I have to yell because I live in Wellington. I’m the ‘blogger emeritus’ of the three. Technically I make our blog international.
A bit about me: I was a ‘Christian’ before I was a Christian. I have the surprisingly non-unique experience of realising who Jesus was half-way through Bible College. I was born into a faithful home and when I was three, my parents shipped us off to Ethiopia with the view of being missionary lifers. It didn’t quite work out that way. Three years and two bouts of malaria later, we came home skinnier, disappointed, and amazed that clean water came out of taps.
Growing up I assumed I was a Christian. Why wouldn’t I be? I believed in God right? And that Jesus guy. I didn’t get what he did but I was pretty sure he was real.
After high school I had a terrible idea. Why not join the army? I’ll travel, get super toned and sexy, shoot guns out of helicopters. That didn’t happen. Instead I shaved my head, ate my ever increasing weight in potatoes – not conducive to toned sexiness, and there were no helicopters in sight. At least none with me in them. Instead I got caught up in the drinking culture that is so prevalent in the army, and enjoyed being the only girl for every twenty guys.
After a series of fortunate events God led me to Moore College – a Bible College in Sydney. I needed a diploma to get into Uni, and this seemed like the most practical way. It was something of a shock to the system. The first thing I noticed was how well people loved each other. I wanted their peace and contentment. I didn’t understand why I didn’t have it. I was a Christian too, right? All the while I was wondering why everyone talked about Jesus so much. Wasn’t being a Christian just believing in God?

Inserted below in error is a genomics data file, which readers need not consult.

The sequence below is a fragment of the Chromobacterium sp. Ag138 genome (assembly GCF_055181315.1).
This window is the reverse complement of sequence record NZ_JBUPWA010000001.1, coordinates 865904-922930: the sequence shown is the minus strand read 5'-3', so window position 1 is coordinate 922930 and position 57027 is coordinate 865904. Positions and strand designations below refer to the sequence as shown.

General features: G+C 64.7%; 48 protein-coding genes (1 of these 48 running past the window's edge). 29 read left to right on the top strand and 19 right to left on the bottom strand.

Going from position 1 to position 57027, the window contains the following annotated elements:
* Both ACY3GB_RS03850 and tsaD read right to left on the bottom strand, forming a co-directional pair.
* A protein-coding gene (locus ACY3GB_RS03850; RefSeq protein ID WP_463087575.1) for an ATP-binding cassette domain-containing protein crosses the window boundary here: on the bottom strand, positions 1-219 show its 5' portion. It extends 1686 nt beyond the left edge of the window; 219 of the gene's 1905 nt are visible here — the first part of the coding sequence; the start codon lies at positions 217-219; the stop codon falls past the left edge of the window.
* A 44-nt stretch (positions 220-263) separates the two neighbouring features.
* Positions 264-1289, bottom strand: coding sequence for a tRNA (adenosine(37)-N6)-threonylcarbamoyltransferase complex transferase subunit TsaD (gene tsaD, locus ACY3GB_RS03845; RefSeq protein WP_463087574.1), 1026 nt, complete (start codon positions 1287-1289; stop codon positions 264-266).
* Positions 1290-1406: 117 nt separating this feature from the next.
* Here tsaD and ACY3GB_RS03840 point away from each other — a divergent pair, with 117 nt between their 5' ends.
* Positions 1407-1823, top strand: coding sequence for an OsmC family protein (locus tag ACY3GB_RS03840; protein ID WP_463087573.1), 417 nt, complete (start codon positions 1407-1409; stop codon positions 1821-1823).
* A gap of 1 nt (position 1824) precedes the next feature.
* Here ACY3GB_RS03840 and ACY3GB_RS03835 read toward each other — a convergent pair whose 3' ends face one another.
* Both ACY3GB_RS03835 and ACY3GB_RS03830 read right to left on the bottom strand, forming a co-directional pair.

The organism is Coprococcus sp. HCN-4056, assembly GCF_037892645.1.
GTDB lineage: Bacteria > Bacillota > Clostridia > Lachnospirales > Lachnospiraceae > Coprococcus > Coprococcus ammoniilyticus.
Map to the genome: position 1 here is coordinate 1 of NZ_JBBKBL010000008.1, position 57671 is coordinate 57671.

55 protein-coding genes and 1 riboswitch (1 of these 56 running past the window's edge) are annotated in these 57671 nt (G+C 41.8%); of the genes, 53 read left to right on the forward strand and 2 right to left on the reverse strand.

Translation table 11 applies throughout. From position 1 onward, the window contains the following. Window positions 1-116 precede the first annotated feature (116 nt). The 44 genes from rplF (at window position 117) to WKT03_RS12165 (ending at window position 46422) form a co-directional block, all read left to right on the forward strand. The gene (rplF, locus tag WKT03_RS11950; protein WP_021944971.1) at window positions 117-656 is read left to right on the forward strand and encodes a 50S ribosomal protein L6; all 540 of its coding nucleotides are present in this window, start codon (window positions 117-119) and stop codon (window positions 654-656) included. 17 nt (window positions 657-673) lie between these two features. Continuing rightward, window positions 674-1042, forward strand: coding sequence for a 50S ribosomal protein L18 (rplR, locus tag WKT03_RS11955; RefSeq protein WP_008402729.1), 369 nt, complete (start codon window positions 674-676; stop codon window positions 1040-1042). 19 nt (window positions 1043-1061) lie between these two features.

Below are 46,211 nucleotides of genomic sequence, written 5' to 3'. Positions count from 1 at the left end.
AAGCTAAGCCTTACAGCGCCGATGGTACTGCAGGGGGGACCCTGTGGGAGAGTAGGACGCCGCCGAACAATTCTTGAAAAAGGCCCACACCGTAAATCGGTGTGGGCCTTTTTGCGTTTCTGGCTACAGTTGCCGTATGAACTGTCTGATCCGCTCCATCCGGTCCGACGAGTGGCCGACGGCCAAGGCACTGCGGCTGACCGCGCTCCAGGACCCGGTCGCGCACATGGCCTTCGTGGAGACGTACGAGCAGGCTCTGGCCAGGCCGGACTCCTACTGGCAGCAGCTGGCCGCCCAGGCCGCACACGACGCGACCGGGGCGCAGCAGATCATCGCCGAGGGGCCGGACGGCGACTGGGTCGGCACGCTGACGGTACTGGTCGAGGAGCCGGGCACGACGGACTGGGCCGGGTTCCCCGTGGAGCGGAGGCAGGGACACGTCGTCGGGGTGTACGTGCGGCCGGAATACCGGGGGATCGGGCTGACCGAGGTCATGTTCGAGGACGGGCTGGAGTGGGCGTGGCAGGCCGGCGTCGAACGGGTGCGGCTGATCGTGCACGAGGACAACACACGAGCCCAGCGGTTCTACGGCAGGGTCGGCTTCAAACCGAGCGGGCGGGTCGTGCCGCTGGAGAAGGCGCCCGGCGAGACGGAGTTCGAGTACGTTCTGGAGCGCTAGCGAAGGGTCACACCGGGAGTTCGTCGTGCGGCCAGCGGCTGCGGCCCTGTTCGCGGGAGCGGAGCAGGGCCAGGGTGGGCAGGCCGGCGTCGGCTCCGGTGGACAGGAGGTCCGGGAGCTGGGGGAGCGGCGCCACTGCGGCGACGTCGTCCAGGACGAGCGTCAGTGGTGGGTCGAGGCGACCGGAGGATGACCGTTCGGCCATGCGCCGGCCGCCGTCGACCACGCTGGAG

I was sitting in a lecture when the penny dropped. Out of the blue I understood that Jesus’ death on the cross wasn’t something that happened on the sidelines of history. His death paid the price for our sins. That’s how I am able to be in a relationship with God, because his death tore the veil between us and him. There was a lot of face palming over how I had missed that detail all these years.
Becoming a Christian didn’t instantly make my life easy. There was a long process of casting off guilt and unforgiveness, but I have the knowledge that shame has no place in my life now and it is mind blowing how much peace that brings.
As I matured as a Christian, God gave me an anguish for certain things, and these anguishes formed my passions. First was slavery. It kills me that 30 million people are in slavery, and I am praying for the day we see the captives go free. The second is women’s rights. I have problems with the word ‘feminist’ (although I use it for linguistic purposes) as it immediately aligns me with views I do not, would not ever hold. But break feminism down into isolated problems and I’m there with my sign post. I get all ragey when I talk about the slut shaming, victim blaming, porn culture, rape culture and institutionalised discrimination of women.
Anyway, deep breaths.
In the beginning, I struggled to find God in feminism and it took a while to see that he’s right there, marching beside us, with a sign post of his own.
Part of becoming a Christian was learning to use my ‘Jesus Filter’. This is so much more complicated than the ‘What Would Jesus Do’ process. Am I allowed to drink? (a little) Can I read Harry Potter? (as if you wouldn’t) Can I watch Game of Thrones? (ummm). Is God a feminist? (hells yeah). That’s what I’m going to write about on this blog. I don’t know all the answers, but God puts treasure in jars of clay. He loves women and their rights, and I want to figure out how he has something to do with everything.